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Getting into the 2021 season is a longtime favourite, as the circus heads to Monza for the Italian Grand Prix.

The title fight is back pretty much later Max VerstappenHe won the home race the last time and is now top of the standings again.

Few places on the calendar can rival the lively atmosphere in Zandvoort, but Monza is one of them.

We lost last year with the closed race, but this year it’s going to be in front of a crowd of 50% and the Tiffusi will definitely make a lot of noise when they come back.

They will also see two wheel-to-wheel rounds where the second beta of the Sprint Qualification will take place on Saturday.

Here’s everything you need to know ahead of the 2021 Italian Grand Prix…

When is the 2021 Italian Grand Prix?

Practice 1: Friday 10 September 1430-1530 (UK time 1330-1430)
Qualifiers: Friday 10 September 1800 (1700 UK time)
Exercise 2: Saturday 11 September 1200-1300 (UK time 1300-1400)
Speed ​​Qualifiers: Saturday 11 September 1630 (1530 UK time)
Race: Sunday 12 September 1500 (UK time 1400)

Where is the 2021 Italian Grand Prix held?

The Autodromo Nazionale di Monza, located in northern Italy, is one of the most famous Formula 1 circuits.

He is a true fan of the F1 calendar, hosting the Italian Grand Prix in all but one season, 1980, since the sport began in 1950.

With long straights and sweeping corners, there are few circuits that can be reached at higher speeds, with cars averaging around 160 mph and reaching over 200 mph.

However, there are plenty of overtaking opportunities on a lap, with the main opportunities available in Turn 1, Turn 4 and Turn 8. Unlike a lot of tracks these days, if you’re faster than the car in front of you and into it. DRS domain, it’s a great opportunity to move forward.

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In total, the circle is 3.6 miles long and consists of 11 corners. For many of them, drivers are not really going to hit the gas pedal. When they do, they will have to apply the brakes hard.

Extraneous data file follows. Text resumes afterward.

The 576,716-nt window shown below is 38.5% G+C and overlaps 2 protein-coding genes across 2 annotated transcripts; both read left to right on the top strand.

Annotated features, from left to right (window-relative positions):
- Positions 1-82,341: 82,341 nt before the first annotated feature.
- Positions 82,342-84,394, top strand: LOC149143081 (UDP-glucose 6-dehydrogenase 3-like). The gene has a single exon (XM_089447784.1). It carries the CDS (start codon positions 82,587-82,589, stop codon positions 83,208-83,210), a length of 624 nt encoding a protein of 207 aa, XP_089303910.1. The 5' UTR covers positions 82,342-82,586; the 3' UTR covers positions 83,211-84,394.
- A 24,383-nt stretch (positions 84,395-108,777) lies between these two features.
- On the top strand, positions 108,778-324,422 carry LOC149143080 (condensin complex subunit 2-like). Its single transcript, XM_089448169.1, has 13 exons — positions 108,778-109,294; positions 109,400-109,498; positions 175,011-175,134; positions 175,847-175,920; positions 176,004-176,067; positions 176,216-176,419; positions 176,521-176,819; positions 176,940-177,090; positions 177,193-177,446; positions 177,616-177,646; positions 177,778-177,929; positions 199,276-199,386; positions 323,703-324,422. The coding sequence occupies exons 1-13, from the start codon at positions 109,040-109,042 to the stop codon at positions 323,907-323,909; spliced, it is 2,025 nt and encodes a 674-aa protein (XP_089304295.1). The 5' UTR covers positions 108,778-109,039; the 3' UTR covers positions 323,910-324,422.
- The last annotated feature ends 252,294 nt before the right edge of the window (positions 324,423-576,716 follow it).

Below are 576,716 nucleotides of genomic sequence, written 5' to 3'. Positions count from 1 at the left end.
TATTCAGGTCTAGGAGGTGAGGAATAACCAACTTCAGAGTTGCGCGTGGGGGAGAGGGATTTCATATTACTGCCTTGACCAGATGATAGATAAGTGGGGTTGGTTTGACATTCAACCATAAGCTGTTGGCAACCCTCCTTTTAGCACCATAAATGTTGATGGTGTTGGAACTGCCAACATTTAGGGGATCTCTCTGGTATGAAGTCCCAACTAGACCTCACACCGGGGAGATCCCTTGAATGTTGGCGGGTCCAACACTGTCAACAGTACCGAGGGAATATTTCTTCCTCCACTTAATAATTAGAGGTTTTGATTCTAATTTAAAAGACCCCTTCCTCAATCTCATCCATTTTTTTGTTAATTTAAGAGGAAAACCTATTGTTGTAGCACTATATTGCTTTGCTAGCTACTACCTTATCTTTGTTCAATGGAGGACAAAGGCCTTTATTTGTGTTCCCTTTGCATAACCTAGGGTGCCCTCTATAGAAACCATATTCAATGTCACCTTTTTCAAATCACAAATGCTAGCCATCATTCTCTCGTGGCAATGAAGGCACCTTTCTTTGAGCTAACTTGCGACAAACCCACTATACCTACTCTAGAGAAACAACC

Of course, the high-speed nature of the track makes it extremely dangerous, as 52 riders have died there over the years, but changes have been made recently to make it safer.

Where can I watch the 2021 Italian Grand Prix?

In the UK, Sky Sports pay-TV will provide coverage all weekend, from the start of FP1 until the end of the race. You can also access a live broadcast of their coverage via Now TV. Channel 4, live, will broadcast the highlights of the qualifiers and the race.

F1 TV Pro viewers can watch all the action from Monza live. Check if F1 TV Pro is available in your country.

Subscribers to the official F1 app can access live data throughout the weekend and listen to radio commentary on race day.

PlanetF1 will broadcast real time and expert commentary on each weekend session, with coverage starting 30 minutes before each practice and qualifying and one hour before the race.

The Italian Grand Prix will be broadcast live on TV at the following points of sale in other major markets:

United States: ESPN
Canada: RDS (French), TSN (English)
Australia: Fox Sports
France: Channel +
Italy: Sky Sport F1
Germany: Sky Sport F1
Spain: DAZN
Netherlands: Ziggo Sport
Brazil: Team
Japan: DAZN

What is the weather forecast for the 2021 Italian Grand Prix?